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October 27, 2017

In 2546 Richard Dawkins will be remembered for “memes”

Filed under: Cultural Evolution,Memetics — Razib Khan @ 5:15 pm


In 2006 South Park premiered Go God Go. The episode synthesized Buck Rogers in the 25th century, the Wii craze of the middle 2000s, and Richard Dawkins’ God Delusion engendered fame. In some ways, this was a sad reflection on Dawkins’ reputation, because before he got full-bore into atheist activism he was a great science popularizer, most famously for The Selfish Gene. Many would contend that George C. Williams’ Adaptation and Natural Selection outlined The Selfish Gene‘s ideas better and earlier, while Dawkins himself is most proud of The Extended Phenotype. But warranted or not The Selfish Gene stands head and shoulders above his other work in terms of recognition, in large part due to the sexy title (which Dawkins has expressed some ambivalence about due to its misinterpretation).

When God God Go premiered it was plausible, as the episode suggested, that ~500 years into the future Dawkins would be remembered as the prophet of irreligion. But times change. I now believe that Richard Dawkins’ reputation will in the future hinge on the word and concept of the meme. That is because Dawkins introduced the idea in The Selfish Gene in 1976. Despite Susan Blackmore’s attempt to revive interest in the specific idea in The Meme Machine I think it is fair to say that “memetics” as an analog to “genetics” was moribund. This is not to say that cultural evolution as a field did not exist, but that field is distinct from memetics and emerged around the same time as Dawkins’ suggestion of memetics.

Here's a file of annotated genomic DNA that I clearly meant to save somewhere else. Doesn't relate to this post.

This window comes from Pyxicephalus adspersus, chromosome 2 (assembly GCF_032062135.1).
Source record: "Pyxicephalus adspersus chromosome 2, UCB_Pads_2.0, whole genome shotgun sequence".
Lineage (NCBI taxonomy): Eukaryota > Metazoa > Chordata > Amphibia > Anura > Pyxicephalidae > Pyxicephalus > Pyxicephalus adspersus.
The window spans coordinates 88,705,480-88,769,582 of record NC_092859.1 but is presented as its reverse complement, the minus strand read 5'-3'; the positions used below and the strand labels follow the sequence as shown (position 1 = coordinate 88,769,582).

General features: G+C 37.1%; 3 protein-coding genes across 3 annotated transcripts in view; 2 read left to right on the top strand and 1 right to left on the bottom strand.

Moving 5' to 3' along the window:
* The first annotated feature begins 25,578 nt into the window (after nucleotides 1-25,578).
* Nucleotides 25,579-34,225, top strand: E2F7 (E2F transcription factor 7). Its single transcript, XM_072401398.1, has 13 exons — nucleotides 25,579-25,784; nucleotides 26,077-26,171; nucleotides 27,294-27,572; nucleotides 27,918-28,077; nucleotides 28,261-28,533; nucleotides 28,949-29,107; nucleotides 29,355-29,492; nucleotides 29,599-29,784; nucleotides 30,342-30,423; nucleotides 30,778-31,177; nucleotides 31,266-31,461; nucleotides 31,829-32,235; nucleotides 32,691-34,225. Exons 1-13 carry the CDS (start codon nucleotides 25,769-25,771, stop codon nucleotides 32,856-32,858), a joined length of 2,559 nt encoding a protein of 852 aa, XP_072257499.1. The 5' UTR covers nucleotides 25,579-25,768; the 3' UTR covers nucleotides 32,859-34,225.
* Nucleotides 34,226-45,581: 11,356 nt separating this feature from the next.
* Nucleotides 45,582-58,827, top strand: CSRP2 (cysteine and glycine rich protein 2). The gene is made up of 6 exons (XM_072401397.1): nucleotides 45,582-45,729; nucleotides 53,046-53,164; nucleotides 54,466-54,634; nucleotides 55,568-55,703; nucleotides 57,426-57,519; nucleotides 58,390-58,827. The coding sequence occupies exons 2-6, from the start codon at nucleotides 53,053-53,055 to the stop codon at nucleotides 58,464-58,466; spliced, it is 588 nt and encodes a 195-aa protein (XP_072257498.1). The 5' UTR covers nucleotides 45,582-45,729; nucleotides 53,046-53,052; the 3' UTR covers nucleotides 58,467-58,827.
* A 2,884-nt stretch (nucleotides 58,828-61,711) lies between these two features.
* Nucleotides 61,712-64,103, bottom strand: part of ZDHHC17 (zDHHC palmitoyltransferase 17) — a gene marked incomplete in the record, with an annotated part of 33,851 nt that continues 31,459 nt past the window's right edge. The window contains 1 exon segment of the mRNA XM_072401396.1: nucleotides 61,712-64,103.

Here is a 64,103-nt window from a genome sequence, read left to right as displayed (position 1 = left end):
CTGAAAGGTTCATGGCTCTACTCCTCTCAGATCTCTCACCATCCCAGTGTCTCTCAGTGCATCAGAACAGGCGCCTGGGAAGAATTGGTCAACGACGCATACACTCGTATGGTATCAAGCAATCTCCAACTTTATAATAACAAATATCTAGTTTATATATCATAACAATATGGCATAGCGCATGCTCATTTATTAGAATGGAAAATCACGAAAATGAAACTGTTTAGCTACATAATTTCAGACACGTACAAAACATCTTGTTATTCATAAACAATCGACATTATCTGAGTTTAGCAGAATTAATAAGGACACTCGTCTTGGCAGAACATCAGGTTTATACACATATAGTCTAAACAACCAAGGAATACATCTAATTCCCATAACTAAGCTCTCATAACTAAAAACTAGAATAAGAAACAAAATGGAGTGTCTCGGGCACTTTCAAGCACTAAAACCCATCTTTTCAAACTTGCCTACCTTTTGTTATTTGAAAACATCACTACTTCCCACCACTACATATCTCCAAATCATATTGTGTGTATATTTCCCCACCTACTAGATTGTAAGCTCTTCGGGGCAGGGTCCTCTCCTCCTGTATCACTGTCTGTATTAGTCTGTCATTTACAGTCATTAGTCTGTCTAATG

Today we are in a very different position than 2006. The word “meme” has entered the lexicon. As the Google Trends chart above shows the increase began in the late 2000s, but it is has been rather precipitous of the last decade. Among the younger set, the word meme is not exotic. It’s just another word. In fact I mentioned offhand to a co-worker that Richard Dawkins invented the neologism and he was incredulous. He simply couldn’t believe it. And that to me illustrates how ubiquitous it’s gotten in a bizarre way.

Of course, memetics and memes as Dawkins originally envisaged them never developed in the way he’d have imagined. But culture has a knack for evolving in directions we wouldn’t expect….

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